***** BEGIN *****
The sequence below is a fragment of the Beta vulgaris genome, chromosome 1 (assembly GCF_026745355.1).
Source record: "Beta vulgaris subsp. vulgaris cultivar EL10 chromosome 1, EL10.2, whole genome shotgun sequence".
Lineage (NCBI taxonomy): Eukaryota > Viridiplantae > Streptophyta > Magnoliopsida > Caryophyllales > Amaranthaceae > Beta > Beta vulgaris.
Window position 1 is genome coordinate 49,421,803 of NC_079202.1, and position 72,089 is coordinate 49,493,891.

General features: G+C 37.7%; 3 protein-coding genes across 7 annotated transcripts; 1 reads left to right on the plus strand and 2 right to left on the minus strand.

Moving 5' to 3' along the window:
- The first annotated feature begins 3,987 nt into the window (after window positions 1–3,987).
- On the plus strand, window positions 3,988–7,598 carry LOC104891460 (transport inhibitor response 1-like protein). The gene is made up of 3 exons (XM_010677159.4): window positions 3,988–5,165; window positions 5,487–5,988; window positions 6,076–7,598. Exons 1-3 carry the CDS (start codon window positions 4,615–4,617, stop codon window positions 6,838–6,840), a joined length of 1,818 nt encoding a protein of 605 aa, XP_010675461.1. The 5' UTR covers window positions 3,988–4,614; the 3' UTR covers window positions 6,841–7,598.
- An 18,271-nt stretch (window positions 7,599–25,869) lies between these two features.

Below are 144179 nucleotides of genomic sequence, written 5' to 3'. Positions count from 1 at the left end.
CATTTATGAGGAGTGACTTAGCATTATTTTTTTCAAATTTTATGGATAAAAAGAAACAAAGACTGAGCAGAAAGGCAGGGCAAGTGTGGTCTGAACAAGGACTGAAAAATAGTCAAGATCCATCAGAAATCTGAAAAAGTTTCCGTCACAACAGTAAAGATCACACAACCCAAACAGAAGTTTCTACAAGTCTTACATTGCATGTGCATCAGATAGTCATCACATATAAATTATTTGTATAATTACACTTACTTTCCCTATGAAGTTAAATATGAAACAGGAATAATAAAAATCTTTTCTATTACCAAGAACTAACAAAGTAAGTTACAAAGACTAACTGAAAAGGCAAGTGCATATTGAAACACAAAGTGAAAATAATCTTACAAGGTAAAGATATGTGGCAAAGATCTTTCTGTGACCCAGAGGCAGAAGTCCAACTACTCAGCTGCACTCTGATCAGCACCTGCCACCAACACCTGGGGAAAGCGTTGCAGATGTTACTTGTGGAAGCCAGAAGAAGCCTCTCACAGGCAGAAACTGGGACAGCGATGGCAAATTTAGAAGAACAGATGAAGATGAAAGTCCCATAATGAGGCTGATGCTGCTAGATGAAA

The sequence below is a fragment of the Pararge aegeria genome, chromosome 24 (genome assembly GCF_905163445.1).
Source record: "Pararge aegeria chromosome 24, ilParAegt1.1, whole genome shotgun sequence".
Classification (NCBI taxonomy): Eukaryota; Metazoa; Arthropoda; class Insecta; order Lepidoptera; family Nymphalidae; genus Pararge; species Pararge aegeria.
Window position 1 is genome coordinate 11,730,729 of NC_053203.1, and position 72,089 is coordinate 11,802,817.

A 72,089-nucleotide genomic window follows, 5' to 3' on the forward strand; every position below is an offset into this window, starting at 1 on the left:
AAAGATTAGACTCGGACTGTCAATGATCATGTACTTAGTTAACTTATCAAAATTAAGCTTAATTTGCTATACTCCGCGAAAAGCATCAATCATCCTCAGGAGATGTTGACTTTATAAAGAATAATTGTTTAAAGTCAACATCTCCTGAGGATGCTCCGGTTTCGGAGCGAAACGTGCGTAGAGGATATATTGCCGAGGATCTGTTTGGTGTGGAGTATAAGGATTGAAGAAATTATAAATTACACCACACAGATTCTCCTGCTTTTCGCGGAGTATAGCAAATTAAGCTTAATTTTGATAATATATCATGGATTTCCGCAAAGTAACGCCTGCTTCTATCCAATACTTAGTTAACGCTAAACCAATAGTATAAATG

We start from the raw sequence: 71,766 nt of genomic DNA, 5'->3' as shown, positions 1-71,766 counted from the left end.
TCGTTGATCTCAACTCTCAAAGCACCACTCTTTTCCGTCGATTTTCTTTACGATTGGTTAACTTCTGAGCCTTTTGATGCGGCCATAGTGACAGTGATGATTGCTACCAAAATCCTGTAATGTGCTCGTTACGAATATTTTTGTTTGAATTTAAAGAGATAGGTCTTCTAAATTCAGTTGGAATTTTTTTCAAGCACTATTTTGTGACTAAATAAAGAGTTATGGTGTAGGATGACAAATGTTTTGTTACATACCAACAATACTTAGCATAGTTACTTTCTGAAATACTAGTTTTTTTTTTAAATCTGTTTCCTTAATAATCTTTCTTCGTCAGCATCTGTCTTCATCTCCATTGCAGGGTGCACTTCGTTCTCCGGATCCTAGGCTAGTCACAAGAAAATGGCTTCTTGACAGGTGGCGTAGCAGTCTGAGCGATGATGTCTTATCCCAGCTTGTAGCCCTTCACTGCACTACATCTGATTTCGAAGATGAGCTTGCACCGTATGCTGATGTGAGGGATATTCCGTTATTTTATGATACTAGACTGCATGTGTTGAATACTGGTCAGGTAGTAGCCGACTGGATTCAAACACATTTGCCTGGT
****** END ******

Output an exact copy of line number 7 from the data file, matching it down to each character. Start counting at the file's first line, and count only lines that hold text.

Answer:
- The first annotated feature begins 3,987 nt into the window (after window positions 1–3,987).